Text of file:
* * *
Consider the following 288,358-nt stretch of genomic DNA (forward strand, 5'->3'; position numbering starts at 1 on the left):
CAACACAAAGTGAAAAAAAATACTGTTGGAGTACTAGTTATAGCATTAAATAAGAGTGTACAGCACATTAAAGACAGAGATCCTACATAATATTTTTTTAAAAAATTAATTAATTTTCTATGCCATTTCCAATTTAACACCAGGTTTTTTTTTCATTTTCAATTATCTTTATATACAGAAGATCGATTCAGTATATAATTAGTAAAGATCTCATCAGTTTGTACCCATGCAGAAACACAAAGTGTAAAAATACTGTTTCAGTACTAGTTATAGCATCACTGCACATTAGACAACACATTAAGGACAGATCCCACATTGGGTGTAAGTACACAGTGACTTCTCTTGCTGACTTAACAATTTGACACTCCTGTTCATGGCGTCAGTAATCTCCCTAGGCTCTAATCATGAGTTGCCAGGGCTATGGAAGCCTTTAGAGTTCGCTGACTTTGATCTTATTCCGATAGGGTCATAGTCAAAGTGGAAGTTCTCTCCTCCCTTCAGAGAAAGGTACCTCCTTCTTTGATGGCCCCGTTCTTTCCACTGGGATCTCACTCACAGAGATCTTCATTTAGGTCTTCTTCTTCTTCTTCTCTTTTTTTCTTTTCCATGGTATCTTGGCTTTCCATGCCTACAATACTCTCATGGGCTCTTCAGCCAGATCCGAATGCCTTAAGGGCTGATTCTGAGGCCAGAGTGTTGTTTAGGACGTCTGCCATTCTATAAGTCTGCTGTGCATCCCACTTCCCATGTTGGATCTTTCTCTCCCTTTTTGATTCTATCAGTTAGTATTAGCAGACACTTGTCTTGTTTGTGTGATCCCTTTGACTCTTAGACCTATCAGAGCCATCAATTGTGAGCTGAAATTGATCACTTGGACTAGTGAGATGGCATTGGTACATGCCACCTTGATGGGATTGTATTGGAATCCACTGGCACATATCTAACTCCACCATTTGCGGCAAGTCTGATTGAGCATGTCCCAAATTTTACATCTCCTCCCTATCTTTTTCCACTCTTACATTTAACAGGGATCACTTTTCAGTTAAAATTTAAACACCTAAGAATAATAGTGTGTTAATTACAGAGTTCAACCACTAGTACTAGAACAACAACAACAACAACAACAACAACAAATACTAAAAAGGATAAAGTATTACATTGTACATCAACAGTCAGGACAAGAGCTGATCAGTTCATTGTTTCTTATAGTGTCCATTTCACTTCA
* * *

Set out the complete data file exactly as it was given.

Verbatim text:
Consider the following 288,358-nt stretch of genomic DNA (forward strand, 5'->3'; position numbering starts at 1 on the left):
CAACACAAAGTGAAAAAAAATACTGTTGGAGTACTAGTTATAGCATTAAATAAGAGTGTACAGCACATTAAAGACAGAGATCCTACATAATATTTTTTTAAAAAATTAATTAATTTTCTATGCCATTTCCAATTTAACACCAGGTTTTTTTTTCATTTTCAATTATCTTTATATACAGAAGATCGATTCAGTATATAATTAGTAAAGATCTCATCAGTTTGTACCCATGCAGAAACACAAAGTGTAAAAATACTGTTTCAGTACTAGTTATAGCATCACTGCACATTAGACAACACATTAAGGACAGATCCCACATTGGGTGTAAGTACACAGTGACTTCTCTTGCTGACTTAACAATTTGACACTCCTGTTCATGGCGTCAGTAATCTCCCTAGGCTCTAATCATGAGTTGCCAGGGCTATGGAAGCCTTTAGAGTTCGCTGACTTTGATCTTATTCCGATAGGGTCATAGTCAAAGTGGAAGTTCTCTCCTCCCTTCAGAGAAAGGTACCTCCTTCTTTGATGGCCCCGTTCTTTCCACTGGGATCTCACTCACAGAGATCTTCATTTAGGTCTTCTTCTTCTTCTTCTCTTTTTTTCTTTTCCATGGTATCTTGGCTTTCCATGCCTACAATACTCTCATGGGCTCTTCAGCCAGATCCGAATGCCTTAAGGGCTGATTCTGAGGCCAGAGTGTTGTTTAGGACGTCTGCCATTCTATAAGTCTGCTGTGCATCCCACTTCCCATGTTGGATCTTTCTCTCCCTTTTTGATTCTATCAGTTAGTATTAGCAGACACTTGTCTTGTTTGTGTGATCCCTTTGACTCTTAGACCTATCAGAGCCATCAATTGTGAGCTGAAATTGATCACTTGGACTAGTGAGATGGCATTGGTACATGCCACCTTGATGGGATTGTATTGGAATCCACTGGCACATATCTAACTCCACCATTTGCGGCAAGTCTGATTGAGCATGTCCCAAATTTTACATCTCCTCCCTATCTTTTTCCACTCTTACATTTAACAGGGATCACTTTTCAGTTAAAATTTAAACACCTAAGAATAATAGTGTGTTAATTACAGAGTTCAACCACTAGTACTAGAACAACAACAACAACAACAACAACAACAAATACTAAAAAGGATAAAGTATTACATTGTACATCAACAGTCAGGACAAGAGCTGATCAGTTCATTGTTTCTTATAGTGTCCATTTCACTTCA